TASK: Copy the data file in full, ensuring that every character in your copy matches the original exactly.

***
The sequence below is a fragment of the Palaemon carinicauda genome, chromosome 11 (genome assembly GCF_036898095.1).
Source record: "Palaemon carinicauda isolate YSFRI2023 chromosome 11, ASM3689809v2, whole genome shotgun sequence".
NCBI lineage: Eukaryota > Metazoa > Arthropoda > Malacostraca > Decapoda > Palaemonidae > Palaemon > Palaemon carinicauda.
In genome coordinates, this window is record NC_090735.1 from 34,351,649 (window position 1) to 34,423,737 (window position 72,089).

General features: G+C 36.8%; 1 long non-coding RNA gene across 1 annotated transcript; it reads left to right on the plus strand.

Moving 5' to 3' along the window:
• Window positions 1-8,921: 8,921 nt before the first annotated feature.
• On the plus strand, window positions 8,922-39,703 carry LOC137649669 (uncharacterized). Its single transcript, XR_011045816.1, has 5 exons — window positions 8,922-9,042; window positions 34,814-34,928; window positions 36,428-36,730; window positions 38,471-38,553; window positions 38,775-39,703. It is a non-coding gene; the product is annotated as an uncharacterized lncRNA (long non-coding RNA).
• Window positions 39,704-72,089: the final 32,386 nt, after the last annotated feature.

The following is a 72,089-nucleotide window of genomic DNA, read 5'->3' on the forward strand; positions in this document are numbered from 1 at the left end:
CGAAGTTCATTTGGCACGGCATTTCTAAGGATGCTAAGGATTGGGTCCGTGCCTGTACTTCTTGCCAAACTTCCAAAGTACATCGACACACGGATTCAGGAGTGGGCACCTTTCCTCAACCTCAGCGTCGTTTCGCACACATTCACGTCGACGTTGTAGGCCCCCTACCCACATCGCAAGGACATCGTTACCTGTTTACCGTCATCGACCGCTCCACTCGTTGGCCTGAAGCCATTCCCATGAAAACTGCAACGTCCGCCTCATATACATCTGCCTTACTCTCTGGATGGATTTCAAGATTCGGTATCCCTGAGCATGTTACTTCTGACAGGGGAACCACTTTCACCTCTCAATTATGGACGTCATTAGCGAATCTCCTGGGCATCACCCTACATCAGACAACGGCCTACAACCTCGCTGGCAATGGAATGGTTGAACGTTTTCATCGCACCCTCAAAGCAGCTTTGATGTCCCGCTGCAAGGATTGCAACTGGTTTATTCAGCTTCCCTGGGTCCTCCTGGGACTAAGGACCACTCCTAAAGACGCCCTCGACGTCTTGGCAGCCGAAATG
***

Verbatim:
The sequence below is a fragment of the Palaemon carinicauda genome, chromosome 11 (genome assembly GCF_036898095.1).
Source record: "Palaemon carinicauda isolate YSFRI2023 chromosome 11, ASM3689809v2, whole genome shotgun sequence".
NCBI lineage: Eukaryota > Metazoa > Arthropoda > Malacostraca > Decapoda > Palaemonidae > Palaemon > Palaemon carinicauda.
In genome coordinates, this window is record NC_090735.1 from 34,351,649 (window position 1) to 34,423,737 (window position 72,089).

General features: G+C 36.8%; 1 long non-coding RNA gene across 1 annotated transcript; it reads left to right on the plus strand.

Moving 5' to 3' along the window:
• Window positions 1-8,921: 8,921 nt before the first annotated feature.
• On the plus strand, window positions 8,922-39,703 carry LOC137649669 (uncharacterized). Its single transcript, XR_011045816.1, has 5 exons — window positions 8,922-9,042; window positions 34,814-34,928; window positions 36,428-36,730; window positions 38,471-38,553; window positions 38,775-39,703. It is a non-coding gene; the product is annotated as an uncharacterized lncRNA (long non-coding RNA).
• Window positions 39,704-72,089: the final 32,386 nt, after the last annotated feature.

The following is a 72,089-nucleotide window of genomic DNA, read 5'->3' on the forward strand; positions in this document are numbered from 1 at the left end:
CGAAGTTCATTTGGCACGGCATTTCTAAGGATGCTAAGGATTGGGTCCGTGCCTGTACTTCTTGCCAAACTTCCAAAGTACATCGACACACGGATTCAGGAGTGGGCACCTTTCCTCAACCTCAGCGTCGTTTCGCACACATTCACGTCGACGTTGTAGGCCCCCTACCCACATCGCAAGGACATCGTTACCTGTTTACCGTCATCGACCGCTCCACTCGTTGGCCTGAAGCCATTCCCATGAAAACTGCAACGTCCGCCTCATATACATCTGCCTTACTCTCTGGATGGATTTCAAGATTCGGTATCCCTGAGCATGTTACTTCTGACAGGGGAACCACTTTCACCTCTCAATTATGGACGTCATTAGCGAATCTCCTGGGCATCACCCTACATCAGACAACGGCCTACAACCTCGCTGGCAATGGAATGGTTGAACGTTTTCATCGCACCCTCAAAGCAGCTTTGATGTCCCGCTGCAAGGATTGCAACTGGTTTATTCAGCTTCCCTGGGTCCTCCTGGGACTAAGGACCACTCCTAAAGACGCCCTCGACGTCTTGGCAGCCGAAATG